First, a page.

HTM for nodule detection in CT Sequences


I’m very much a HTM newbie and trying to read as many papers as I can, so go easy on me!

I’d like to experiment with HTM on CT scan sequences of lungs, to see if it can detect a nodule (tumor) within a CT scan. I’m aware you can achieve this with CNN.

A CT scan involves taking a series X-ray images (slices) from the top to the bottom of an organ.
For example (CT on lungs):

I was thinking:

  • a full CT scan (comprised of all slices - from the top of the lungs to the bottom) could represent a single pattern to be learned
  • make the CT scan artificially temporal by transforming it from series of images into video format
  • do any necessary preprocessing - binark mask, normalisation
  • encode the data into SDRs and feed to the temporal pooler
  • after training, introduce a CT scan with an anomaly (nodule)


  • could this work even if it is artifically temporal? will it not work because HTM predicts at every time step?
  • would there be too much variation between scans (scans from different people, not the same pair of lungs every time - could it still learn the pattern?)
  • how many training instances would it require?
  • would this require some serious resources to run, or will that depend on how much I can reduce the size of the input data?

Thank you very much in advance!


Hello @dee and welcome to the community :slight_smile:. Are you trying to find a way to use HTM that will perform better than state of the art machine learning techniques? If so, I suggest you find another problem. The CT scan problem you’ve defined is purely a spatial search problem, the type of problem Deep Networks work very well on. I don’t think you’ll find a better cancer detector with HTM that you will with todays DL systems.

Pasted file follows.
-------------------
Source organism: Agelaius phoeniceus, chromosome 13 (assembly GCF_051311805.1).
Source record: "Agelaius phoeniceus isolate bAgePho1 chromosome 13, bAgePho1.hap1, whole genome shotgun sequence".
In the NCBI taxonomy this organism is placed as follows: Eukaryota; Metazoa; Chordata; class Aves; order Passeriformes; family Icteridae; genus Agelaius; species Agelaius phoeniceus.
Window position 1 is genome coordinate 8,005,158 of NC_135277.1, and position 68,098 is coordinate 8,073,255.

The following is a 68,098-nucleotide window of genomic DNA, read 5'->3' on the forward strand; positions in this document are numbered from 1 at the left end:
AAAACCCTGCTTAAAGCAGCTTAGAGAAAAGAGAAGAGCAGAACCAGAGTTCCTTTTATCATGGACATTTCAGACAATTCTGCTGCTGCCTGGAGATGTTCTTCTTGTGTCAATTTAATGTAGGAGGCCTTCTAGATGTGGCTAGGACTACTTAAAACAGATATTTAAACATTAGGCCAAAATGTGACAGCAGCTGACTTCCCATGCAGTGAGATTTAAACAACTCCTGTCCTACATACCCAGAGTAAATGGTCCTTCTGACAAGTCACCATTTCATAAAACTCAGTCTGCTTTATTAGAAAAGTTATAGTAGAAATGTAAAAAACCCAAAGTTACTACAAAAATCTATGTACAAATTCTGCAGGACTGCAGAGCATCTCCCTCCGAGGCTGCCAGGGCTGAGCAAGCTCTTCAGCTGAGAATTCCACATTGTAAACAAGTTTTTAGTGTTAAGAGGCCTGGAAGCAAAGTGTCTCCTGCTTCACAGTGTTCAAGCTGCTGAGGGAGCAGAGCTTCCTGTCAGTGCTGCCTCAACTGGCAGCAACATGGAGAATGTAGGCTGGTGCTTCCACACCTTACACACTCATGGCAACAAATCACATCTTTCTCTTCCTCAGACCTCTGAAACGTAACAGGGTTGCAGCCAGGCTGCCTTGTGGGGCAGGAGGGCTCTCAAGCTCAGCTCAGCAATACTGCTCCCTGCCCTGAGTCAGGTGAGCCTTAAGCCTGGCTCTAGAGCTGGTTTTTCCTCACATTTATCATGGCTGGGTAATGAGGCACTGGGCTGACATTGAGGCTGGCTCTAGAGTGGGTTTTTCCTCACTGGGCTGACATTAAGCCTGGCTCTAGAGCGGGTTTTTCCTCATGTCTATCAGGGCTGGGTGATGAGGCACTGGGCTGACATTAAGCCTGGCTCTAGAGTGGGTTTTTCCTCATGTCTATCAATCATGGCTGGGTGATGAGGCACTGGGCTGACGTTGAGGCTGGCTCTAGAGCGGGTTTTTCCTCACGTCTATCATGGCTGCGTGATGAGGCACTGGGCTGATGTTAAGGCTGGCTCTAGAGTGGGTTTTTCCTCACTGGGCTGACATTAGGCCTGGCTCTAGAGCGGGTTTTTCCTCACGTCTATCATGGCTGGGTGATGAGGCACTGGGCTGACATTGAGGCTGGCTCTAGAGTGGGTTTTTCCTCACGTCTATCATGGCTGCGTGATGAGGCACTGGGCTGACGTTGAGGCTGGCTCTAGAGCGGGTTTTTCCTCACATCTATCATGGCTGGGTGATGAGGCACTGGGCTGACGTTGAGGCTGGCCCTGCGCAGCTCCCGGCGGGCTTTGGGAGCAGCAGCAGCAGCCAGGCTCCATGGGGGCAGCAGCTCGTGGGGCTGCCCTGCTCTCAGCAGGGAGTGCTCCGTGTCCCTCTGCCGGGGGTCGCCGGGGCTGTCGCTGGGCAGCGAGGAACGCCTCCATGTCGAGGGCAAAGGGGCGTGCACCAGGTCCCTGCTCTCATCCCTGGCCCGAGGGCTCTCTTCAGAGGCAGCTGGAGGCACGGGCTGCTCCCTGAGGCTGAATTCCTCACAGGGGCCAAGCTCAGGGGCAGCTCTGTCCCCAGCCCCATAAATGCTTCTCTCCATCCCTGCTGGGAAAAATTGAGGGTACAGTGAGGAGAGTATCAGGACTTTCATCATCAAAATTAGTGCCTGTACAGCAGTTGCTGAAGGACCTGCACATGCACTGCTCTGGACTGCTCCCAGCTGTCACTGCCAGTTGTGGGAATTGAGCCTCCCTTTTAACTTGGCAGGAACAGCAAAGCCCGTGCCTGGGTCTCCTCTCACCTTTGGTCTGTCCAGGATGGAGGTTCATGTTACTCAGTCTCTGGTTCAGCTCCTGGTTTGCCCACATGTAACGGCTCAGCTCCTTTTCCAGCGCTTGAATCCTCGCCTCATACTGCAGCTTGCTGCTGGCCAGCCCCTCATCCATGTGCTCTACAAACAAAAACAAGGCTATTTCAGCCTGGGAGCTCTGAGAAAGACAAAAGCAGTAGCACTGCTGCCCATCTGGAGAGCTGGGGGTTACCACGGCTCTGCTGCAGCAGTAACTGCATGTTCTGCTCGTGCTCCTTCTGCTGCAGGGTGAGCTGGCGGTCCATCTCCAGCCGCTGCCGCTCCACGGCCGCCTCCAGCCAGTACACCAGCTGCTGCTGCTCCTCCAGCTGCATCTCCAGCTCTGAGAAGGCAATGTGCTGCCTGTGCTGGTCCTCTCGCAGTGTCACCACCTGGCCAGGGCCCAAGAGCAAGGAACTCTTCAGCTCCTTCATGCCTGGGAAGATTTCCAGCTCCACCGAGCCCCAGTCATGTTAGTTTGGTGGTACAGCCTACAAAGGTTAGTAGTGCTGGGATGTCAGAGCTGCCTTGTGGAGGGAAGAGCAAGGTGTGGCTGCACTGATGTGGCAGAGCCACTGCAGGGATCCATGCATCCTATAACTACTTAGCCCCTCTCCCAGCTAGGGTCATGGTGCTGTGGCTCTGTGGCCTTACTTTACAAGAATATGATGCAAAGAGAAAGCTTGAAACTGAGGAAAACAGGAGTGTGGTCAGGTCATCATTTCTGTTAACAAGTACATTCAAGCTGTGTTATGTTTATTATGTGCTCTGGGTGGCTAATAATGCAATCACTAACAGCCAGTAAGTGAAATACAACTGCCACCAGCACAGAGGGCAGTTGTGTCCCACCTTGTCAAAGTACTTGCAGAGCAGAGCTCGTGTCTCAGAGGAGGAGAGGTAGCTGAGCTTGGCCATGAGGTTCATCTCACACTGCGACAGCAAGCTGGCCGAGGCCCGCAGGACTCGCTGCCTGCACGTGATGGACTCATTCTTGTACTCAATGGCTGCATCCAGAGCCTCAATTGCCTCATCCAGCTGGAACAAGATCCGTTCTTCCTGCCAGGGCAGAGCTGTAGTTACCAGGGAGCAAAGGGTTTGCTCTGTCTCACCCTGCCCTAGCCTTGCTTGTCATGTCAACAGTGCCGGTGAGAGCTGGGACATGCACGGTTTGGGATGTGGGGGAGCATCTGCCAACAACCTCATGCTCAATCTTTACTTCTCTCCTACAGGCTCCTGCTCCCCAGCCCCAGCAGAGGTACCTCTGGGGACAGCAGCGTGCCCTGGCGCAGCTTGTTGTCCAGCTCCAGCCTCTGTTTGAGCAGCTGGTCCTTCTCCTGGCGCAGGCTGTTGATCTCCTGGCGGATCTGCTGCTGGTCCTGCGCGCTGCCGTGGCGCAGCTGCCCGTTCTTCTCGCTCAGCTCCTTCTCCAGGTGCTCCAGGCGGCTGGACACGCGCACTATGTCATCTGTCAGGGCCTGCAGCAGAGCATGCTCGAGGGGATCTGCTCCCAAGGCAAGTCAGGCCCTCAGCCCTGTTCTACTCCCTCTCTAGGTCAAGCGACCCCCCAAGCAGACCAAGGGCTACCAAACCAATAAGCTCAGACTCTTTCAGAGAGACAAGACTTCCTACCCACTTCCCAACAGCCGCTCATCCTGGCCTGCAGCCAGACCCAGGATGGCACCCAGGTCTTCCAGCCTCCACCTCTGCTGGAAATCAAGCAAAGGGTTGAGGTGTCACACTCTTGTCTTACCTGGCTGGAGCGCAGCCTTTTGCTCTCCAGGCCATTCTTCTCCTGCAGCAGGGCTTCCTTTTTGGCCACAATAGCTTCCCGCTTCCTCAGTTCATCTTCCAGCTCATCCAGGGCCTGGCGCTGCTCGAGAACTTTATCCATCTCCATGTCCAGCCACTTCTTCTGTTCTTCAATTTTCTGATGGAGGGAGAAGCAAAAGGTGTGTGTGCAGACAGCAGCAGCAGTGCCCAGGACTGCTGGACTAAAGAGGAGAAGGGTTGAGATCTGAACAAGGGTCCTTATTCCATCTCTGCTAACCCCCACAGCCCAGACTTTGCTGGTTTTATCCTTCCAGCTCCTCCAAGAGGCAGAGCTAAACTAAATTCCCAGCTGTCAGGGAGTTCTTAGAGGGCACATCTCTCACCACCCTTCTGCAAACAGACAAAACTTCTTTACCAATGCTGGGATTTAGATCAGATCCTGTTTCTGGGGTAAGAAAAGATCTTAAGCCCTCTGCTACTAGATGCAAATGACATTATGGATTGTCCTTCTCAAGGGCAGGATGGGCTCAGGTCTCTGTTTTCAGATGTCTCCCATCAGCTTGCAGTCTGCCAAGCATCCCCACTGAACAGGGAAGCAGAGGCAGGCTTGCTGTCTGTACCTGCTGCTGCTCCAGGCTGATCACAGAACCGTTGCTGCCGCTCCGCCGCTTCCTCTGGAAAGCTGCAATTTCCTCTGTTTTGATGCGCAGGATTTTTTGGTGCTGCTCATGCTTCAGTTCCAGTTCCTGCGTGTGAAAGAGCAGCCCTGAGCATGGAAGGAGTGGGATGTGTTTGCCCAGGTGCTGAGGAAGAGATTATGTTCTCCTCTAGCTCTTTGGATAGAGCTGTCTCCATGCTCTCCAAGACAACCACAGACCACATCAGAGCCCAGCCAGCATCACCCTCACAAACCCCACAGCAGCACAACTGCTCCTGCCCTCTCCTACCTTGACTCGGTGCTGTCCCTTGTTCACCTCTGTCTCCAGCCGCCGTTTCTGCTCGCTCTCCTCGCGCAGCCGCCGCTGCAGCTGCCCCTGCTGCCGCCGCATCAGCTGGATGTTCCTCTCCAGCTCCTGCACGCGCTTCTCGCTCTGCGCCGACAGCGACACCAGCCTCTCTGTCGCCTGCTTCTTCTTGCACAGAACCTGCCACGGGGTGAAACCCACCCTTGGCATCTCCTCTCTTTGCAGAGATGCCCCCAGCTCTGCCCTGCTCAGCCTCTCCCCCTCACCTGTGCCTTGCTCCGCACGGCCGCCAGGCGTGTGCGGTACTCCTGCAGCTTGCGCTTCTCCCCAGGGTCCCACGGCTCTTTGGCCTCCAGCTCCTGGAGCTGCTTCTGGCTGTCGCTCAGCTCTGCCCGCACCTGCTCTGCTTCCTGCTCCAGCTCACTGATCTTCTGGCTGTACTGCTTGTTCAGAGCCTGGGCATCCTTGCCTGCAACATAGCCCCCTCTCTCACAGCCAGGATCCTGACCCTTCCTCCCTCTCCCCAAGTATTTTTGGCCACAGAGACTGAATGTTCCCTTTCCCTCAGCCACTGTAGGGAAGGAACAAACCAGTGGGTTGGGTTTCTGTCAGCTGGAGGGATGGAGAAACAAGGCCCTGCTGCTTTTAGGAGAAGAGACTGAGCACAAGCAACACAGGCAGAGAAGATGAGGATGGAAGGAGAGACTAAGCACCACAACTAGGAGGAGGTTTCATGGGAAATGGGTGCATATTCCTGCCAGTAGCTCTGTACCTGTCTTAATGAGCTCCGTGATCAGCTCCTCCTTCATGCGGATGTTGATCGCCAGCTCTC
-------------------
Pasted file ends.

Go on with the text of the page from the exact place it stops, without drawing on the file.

To create an HTM solution for this, judging from the sample video you posted, the input space would be very large, too large to be very efficient.

The artificial temporality of the data could prevent you from identifying where in the organ an anomaly was found. There are tactics for trying something like this, but I doubt you’d get better results than state of the art deep networks.

Sorry to be naysayer, but this just isn’t want HTM is good for. :man_shrugging:


Hey @dee, welcome! Regarding your application I agree that this is the issue:

While CNNs are equipped to find spatial features, HTM is built for temporal features. So HTM is better fit for other tasks like detecting irregular heartbeats, since the anomalous activity is expressed over time in the form of unusual rhythms.


Hi rhyolight,

Thank you for replying so quickly! Your answer makes a lot of sense. I’ll take your advice and look into other things. If you have any ideas or know where I could look, please let me know.

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Well I took Andrew Ng’s Coursera course, and it was worth the money. I also hear the courses are very good, but I haven’t tried them.

Hi sheiser1,

Thanks for responding! I agree, it makes more sense to me now. Yes I’ve read some papers on it’s application to ECG signals, very cool! I might look into using HTM on EEG data

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Sorry I mean’t HTM ideas!

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